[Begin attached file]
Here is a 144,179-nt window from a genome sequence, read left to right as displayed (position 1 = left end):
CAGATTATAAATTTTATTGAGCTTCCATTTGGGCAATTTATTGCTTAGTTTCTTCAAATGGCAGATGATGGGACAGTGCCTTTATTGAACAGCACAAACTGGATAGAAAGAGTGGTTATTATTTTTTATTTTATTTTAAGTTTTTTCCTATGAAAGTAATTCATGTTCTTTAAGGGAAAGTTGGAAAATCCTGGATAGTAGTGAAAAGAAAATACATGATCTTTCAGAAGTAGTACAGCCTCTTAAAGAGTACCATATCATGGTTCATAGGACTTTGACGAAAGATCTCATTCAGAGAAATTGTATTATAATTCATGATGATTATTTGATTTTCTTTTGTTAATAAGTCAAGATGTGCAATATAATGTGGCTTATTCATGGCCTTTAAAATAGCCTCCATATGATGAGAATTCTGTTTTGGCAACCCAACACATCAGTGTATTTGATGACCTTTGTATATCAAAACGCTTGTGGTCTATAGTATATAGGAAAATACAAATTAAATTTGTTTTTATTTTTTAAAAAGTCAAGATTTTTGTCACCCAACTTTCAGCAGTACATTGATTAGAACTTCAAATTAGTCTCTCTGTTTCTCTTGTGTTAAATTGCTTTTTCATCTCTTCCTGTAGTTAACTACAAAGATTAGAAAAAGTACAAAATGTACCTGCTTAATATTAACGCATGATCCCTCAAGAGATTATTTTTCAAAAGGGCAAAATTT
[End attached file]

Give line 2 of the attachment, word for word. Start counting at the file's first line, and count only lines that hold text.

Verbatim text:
CAGATTATAAATTTTATTGAGCTTCCATTTGGGCAATTTATTGCTTAGTTTCTTCAAATGGCAGATGATGGGACAGTGCCTTTATTGAACAGCACAAACTGGATAGAAAGAGTGGTTATTATTTTTTATTTTATTTTAAGTTTTTTCCTATGAAAGTAATTCATGTTCTTTAAGGGAAAGTTGGAAAATCCTGGATAGTAGTGAAAAGAAAATACATGATCTTTCAGAAGTAGTACAGCCTCTTAAAGAGTACCATATCATGGTTCATAGGACTTTGACGAAAGATCTCATTCAGAGAAATTGTATTATAATTCATGATGATTATTTGATTTTCTTTTGTTAATAAGTCAAGATGTGCAATATAATGTGGCTTATTCATGGCCTTTAAAATAGCCTCCATATGATGAGAATTCTGTTTTGGCAACCCAACACATCAGTGTATTTGATGACCTTTGTATATCAAAACGCTTGTGGTCTATAGTATATAGGAAAATACAAATTAAATTTGTTTTTATTTTTTAAAAAGTCAAGATTTTTGTCACCCAACTTTCAGCAGTACATTGATTAGAACTTCAAATTAGTCTCTCTGTTTCTCTTGTGTTAAATTGCTTTTTCATCTCTTCCTGTAGTTAACTACAAAGATTAGAAAAAGTACAAAATGTACCTGCTTAATATTAACGCATGATCCCTCAAGAGATTATTTTTCAAAAGGGCAAAATTT